Cyrus Bolooki: Drum machines, chilling out and Radiosurgery



Pop punk heroes New Found Glory are back! The US unit-shifters are at Reading and Leeds festivals this weekend and release Radiosurgery on 4 October. See what Cyrus Bolooki had to say about the pop punkers' latest record inside.

How did you approach recording the new album?

"There were two things really different on this record. A lot of the songs on this record were done with a drum machine. Chad our guitar player writes the majority of the music. We were at home for six weeks and he was like, 'Hey, I have these ideas and a friend of mine has a drum machine. Would it be cool for him to program some stuff?' I told him please do because it would avoid the frustration of hashing out parts in a soundcheck situation where you don't really have time."

How did it progress from there?

"It gave me basic ideas to go on, but the flip side is that some of the drum machine patterns were not realistic [for playing]. The biggest thing was hi-hats and cymbals. There's a lot of non-dynamic hi-hats that I couldn't recreate. To the point that on one track on the record, I believe it's going to be called 'Walk Out The Door', I did a hi-hat overdub. It was the first time I'd done a cymbal overdub. I had to play the pattern without my right hand. It was really cool, but it was weird for me because I wanted to make sure I did it realistic. It was me trying to make myself sound like a drum machine."

There was a change production-wise this time wasn't there?

"Going into tracking we worked with Neil Avron, who did our first three major label records. They were big sellers and going back to work with him was cool because we were comfortable. I was excited to see how he was going to treat the drums and miking the drums because I'm into that stuff. In pre-production he told me he wanted to try chilling out a little on the cymbals. He told me he was going to have room mics pretty far away from the drums, so the harder I hit the cymbals the more they would come into the room mics. If I chilled out on the cymbals, the drums themselves would be a little louder in the room mics and he could compress the room mics more and make the room sound even bigger. At first I thought it would be impossible but he told me he didn't want me to change the way I played but just to be conscious of it. But it really made sense. I think my drum sounds are even bigger on the record and a lot of it is because of this new technique."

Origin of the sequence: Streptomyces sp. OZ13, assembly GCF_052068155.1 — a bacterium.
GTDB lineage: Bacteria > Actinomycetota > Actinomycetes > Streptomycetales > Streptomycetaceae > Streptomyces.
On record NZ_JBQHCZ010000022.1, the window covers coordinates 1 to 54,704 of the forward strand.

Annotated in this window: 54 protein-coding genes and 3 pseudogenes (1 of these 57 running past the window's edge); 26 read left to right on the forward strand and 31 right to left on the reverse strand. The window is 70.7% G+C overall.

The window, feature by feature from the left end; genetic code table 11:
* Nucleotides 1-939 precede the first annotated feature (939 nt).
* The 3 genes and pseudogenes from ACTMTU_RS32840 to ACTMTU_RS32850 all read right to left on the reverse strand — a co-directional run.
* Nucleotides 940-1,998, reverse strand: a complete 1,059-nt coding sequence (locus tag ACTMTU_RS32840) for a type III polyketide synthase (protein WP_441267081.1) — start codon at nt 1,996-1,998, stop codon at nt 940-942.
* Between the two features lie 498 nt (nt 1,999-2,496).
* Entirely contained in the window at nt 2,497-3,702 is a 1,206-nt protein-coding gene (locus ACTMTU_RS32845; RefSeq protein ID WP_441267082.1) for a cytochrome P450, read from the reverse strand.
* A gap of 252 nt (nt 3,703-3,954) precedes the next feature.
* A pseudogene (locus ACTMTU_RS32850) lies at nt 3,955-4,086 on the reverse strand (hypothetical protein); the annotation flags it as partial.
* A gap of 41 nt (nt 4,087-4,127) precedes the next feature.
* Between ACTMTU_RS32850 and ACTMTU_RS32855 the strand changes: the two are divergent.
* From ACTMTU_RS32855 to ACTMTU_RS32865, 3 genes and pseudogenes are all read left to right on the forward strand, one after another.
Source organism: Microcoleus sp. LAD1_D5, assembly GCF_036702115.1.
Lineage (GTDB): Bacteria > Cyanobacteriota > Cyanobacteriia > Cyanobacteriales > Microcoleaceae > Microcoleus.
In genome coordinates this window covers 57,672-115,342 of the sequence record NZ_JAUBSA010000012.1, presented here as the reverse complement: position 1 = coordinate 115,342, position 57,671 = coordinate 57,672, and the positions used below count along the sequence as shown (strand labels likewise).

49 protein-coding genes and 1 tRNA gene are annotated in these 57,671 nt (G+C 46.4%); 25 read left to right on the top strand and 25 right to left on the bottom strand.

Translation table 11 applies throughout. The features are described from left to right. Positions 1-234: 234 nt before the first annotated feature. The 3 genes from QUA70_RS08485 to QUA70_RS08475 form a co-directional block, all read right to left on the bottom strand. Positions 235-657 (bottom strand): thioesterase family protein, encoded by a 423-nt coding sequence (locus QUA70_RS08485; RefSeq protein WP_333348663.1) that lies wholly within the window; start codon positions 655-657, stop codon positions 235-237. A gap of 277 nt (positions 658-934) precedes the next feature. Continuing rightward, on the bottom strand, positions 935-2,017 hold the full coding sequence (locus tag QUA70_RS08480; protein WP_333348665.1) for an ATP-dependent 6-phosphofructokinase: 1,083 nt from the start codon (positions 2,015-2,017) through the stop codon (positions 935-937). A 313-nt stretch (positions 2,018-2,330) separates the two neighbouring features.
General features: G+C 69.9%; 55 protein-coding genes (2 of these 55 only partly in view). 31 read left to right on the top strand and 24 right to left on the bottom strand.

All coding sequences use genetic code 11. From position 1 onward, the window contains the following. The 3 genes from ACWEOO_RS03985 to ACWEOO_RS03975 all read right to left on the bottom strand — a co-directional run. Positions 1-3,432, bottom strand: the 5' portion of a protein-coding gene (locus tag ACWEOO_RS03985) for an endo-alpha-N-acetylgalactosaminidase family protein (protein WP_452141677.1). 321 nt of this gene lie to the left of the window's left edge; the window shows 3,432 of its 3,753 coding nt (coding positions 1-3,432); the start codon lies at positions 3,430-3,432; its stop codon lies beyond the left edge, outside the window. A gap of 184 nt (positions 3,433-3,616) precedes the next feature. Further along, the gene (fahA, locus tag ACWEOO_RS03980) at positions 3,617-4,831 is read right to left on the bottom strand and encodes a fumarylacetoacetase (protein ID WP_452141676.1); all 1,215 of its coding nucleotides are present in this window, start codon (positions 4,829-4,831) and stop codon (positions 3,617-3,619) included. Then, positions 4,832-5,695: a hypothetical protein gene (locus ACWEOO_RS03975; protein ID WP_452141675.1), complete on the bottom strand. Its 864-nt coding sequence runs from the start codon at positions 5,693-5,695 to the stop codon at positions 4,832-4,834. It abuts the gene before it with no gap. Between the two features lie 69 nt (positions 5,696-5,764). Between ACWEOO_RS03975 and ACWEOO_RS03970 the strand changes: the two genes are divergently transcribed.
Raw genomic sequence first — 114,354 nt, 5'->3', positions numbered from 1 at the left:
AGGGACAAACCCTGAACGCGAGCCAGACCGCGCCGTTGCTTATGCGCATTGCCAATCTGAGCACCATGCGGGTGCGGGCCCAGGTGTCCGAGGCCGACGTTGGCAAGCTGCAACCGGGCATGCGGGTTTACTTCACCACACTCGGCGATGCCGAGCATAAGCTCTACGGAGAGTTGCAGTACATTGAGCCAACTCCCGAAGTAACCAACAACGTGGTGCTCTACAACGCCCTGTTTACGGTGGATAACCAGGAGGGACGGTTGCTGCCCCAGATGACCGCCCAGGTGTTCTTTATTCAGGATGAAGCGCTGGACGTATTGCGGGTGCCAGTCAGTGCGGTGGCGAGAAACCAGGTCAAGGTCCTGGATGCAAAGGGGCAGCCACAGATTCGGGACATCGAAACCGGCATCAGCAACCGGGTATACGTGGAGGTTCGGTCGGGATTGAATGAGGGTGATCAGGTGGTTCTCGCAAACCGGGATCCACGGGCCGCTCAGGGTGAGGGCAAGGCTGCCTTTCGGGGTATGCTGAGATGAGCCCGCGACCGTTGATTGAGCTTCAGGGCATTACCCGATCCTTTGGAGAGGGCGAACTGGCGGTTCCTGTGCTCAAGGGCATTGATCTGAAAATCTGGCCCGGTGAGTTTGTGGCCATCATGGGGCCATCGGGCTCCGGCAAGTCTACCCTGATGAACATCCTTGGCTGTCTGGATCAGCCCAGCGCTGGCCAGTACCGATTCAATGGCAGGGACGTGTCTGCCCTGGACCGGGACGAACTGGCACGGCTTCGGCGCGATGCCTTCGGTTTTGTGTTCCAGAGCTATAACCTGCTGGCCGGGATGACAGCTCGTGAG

What kit were you using?

"We used a Gretsch kit on the record and eight different snare drums, including two Nobel and Cooley Alloy drums and a Tama rosewood."

And with the album done it's back to the road. Looking forward to hitting Reading and Leeds this weekend?

"Always. Playing the festivals is historic. Growing up, even here in the States, you know the names. We've been a part of those festivals a couple of times. You never forget those shows. But a big part of New Found Glory is when we do festivals we always try to do club shows because that's where we started."

Rich Chamberlain

Rich is a teacher, one time Rhythm staff writer and experienced freelance journalist who has interviewed countless revered musicians, engineers, producers and stars for the our world-leading music making portfolio, including such titles as Rhythm, Total Guitar, Guitarist, Guitar World, and MusicRadar. His victims include such luminaries as Ice T, Mark Guilani and Jamie Oliver (the drumming one).